Within graphic design color plays a vital role. Learn more about color theory in this free video and tutorial.
Color plays a vital role in design and everyday life. It can draw your eye to an image. Sometimes it can trigger an emotional response. It can even communicate something important without using words at all.
So how do we know which colors look good together and which ones don't? The answer is simple: Color theory.
Artists and designers have followed color theory for centuries, but anyone can learn more about it. It can help you feel confident in many different situations, whether it's choosing colors for a design or putting together the perfect outfit. With a little insight, you'll be looking at color in a whole new way.
Watch the video below to learn more about color.
Let's start at the beginning with a refresher on the basics. Remember learning about primary and secondary colors in school? Then you already have some knowledge of color theory.
Secondary colors are created by combining two primary colors. Red and yellow make orange; yellow and blue make green; and blue and red make purple.
If we mix these colors together, we get even more in-between shades, like red-orange and yellow-green. All together, they form what's called a color wheel. (You can probably see where it gets its name.)
Now that you know about the color wheel, let's take it one step further with hue, saturation, and value. These are terms you might not encounter in daily life, but they're the key to understanding more nuanced colors—like all those little paint chips at the home improvement store.
Hue is the easiest one; it's basically just another word for color. In the example below, you might describe the hue as coral pink or light red, depending on your interpretation.
Saturation refers to intensity—in other words, whether the color appears more subtle or more vibrant. Highly saturated colors are brighter or richer. Desaturated colors have less pigment and therefore less oomph.
Value has to do with how dark or light the color is, ranging from black to white. As you can see below, this gives us many different shades, from a deep reddish brown to a light pastel pink.
So how do we put this all together to create professional-looking color schemes? There are actually tried-and-true formulas based on something called color harmony that can help.
Color harmony uses the color wheel to illustrate time-tested color combinations. We'll explore some of the most common types of harmony below.
The easiest formula for harmony is monochromatic because it only uses one color or hue. To create a monochromatic color scheme, pick a spot on the color wheel, then use your knowledge of saturation and value to create variations.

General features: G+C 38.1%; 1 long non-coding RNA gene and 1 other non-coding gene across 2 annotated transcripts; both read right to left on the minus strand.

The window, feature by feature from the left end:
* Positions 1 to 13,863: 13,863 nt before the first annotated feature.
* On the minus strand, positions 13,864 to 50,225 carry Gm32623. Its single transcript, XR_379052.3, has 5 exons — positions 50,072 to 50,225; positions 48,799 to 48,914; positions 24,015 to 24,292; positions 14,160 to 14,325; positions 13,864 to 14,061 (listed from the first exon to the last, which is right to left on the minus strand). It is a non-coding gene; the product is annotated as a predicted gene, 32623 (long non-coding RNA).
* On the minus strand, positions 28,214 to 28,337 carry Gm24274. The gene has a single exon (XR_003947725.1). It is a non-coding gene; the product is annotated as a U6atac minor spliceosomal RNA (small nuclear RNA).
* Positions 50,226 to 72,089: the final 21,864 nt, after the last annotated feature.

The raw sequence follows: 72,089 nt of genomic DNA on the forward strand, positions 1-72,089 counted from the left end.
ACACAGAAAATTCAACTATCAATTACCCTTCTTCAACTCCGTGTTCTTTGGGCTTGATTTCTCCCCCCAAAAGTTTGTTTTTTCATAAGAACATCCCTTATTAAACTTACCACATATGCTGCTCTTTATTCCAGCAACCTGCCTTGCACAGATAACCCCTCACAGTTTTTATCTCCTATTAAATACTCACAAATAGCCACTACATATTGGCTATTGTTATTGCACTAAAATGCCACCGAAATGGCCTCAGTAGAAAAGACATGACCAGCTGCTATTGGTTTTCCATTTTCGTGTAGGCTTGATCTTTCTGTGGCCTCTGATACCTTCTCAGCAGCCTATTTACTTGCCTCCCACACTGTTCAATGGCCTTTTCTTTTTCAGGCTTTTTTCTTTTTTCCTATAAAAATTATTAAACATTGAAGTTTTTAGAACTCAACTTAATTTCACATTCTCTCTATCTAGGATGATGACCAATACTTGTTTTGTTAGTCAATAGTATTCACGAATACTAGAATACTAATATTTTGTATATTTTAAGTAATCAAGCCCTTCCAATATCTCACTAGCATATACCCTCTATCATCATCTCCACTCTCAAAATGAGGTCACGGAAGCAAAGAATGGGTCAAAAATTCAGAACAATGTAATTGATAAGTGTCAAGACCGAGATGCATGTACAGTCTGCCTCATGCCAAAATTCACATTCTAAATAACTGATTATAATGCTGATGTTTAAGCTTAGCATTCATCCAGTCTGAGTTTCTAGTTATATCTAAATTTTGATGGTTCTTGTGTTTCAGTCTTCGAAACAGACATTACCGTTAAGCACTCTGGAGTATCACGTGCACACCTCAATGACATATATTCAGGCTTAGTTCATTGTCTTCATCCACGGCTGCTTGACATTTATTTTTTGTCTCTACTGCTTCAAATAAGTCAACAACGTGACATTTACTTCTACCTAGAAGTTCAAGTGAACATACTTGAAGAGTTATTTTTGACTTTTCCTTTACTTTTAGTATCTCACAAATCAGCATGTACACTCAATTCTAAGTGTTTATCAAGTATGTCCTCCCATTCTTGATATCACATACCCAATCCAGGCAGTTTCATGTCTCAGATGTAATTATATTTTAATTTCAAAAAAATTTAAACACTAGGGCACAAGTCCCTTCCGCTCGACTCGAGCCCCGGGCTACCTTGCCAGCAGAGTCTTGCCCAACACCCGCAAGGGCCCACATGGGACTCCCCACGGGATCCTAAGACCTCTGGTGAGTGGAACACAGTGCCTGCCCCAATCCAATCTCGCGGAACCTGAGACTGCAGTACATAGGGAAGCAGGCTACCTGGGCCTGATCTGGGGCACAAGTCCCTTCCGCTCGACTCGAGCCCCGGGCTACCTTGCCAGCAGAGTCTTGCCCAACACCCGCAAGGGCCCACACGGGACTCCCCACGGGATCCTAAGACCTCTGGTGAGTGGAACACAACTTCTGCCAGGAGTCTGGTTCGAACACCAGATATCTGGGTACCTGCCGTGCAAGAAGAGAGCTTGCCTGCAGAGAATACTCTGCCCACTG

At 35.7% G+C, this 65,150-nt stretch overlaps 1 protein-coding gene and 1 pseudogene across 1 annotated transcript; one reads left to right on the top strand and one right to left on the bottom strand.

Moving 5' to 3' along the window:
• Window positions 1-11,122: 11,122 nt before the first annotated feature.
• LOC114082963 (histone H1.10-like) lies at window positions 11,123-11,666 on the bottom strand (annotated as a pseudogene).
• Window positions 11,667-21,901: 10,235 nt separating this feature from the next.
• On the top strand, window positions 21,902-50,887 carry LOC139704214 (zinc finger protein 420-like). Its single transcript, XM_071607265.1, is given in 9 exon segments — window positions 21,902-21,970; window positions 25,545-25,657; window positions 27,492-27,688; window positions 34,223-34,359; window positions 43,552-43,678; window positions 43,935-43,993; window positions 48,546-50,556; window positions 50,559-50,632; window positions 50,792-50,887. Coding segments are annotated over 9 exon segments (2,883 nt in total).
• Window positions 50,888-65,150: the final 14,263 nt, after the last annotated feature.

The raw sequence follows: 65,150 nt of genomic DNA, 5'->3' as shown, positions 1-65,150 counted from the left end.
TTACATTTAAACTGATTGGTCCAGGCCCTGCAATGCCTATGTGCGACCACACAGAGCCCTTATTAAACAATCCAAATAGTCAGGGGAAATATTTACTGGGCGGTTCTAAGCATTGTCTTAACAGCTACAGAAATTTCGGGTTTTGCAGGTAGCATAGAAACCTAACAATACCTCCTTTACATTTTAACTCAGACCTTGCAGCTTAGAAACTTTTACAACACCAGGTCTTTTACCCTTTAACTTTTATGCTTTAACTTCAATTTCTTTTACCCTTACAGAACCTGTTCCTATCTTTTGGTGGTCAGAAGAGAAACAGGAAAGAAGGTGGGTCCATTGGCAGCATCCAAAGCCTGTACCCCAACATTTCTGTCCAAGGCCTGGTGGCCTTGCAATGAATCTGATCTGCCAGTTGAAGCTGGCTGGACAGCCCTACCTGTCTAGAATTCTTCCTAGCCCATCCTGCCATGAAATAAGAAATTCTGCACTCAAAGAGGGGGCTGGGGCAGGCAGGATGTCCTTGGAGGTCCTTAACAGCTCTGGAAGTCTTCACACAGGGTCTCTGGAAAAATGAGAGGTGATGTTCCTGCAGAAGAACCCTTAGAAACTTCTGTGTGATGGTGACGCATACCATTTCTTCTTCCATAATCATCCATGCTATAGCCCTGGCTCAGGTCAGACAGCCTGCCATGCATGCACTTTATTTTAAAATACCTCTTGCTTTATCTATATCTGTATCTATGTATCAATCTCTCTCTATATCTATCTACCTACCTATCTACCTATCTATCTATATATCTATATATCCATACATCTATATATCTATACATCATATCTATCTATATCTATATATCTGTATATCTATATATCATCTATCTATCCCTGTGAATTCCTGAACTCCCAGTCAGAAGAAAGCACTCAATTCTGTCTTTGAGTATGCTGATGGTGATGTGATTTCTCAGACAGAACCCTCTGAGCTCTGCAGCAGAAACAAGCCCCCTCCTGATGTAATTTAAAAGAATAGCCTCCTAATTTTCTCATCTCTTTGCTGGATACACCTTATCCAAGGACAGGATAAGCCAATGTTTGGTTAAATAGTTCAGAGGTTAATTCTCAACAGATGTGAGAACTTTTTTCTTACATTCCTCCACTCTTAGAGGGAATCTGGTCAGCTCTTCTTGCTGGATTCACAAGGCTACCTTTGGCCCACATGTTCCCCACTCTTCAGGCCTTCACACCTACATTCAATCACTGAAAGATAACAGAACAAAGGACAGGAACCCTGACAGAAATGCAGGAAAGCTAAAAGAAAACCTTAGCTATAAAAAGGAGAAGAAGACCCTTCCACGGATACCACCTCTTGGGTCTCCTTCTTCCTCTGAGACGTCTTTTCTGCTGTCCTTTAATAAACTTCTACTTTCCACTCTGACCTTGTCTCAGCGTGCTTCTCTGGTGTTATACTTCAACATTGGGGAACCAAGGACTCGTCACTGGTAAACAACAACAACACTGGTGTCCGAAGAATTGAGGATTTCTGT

The best thing about monochromatic color schemes is that they're guaranteed to match. The colors suit each other perfectly because they're all from the same family.
An analogous color scheme uses colors that are next to each other on the wheel, like reds and oranges or blues and greens.
Don't be afraid to play with the palette and create your own unique interpretation. That's what color harmony is all about; the formulas are merely starting points to help guide and inspire you.
Complementary colors are opposite each other on the wheel; for instance, blue and orange or the classic red and green.
To avoid complementary color schemes that are too simplistic, add some variety by introducing lighter, darker, or desaturated tones.
A split-complementary color scheme uses the colors on either side of the complement.
This gives you the same level of contrast as a complementary color scheme but more colors to work with (and potentially more interesting results).
A triadic color scheme uses three colors that are evenly spaced, forming a perfect triangle on the wheel.
These combinations tend to be pretty striking—especially when they include primary or secondary colors—so be mindful when using them in your work.
Tetradic color schemes form a rectangle on the wheel, using not one but two complementary color pairs. This formula works best if you let one color dominate while the others serve as an accent.
There are a few classic dos and don'ts when it comes to color. For instance, have you ever seen colors that seem to vibrate when they're placed next to each other?
The solution is to tone it down—literally—and there's a simple way do it. Start with one color, and try adjusting its lightness, darkness, or saturation. Sometimes a little contrast is all your color palette needs.
Readability is an important factor in any design. Your colors should be legible and easy on the eyes, especially when working with text.
Sometimes that means NOT using color—at least not in every little detail.
Neutral colors like black, white, and gray can help you balance your design, so when you do use color, it really stands out.
Every color sends a message. It's important to consider the tone of your project, and choose a color palette that fits.
For example, bright colors tend to have a fun or modern vibe.
Desaturated colors often appear more serious or businesslike.
Sometimes it just depends on the context. With practice and creativity, there's no limit to what you can do.
You can find ideas for color schemes in all kinds of interesting places, from advertising and branding to famous works of art.
You can even use a web resource to browse color palettes or generate your own.
Experienced designers often take inspiration from the world around them. There's nothing wrong with finding something you like and making it your own.
Everywhere you look, there's color, color, and more color. It can be intimidating to use it in your work, but it doesn't have to be. Just keep experimenting, and remember what you've learned about color theory. Soon, choosing great-looking colors will feel like second nature.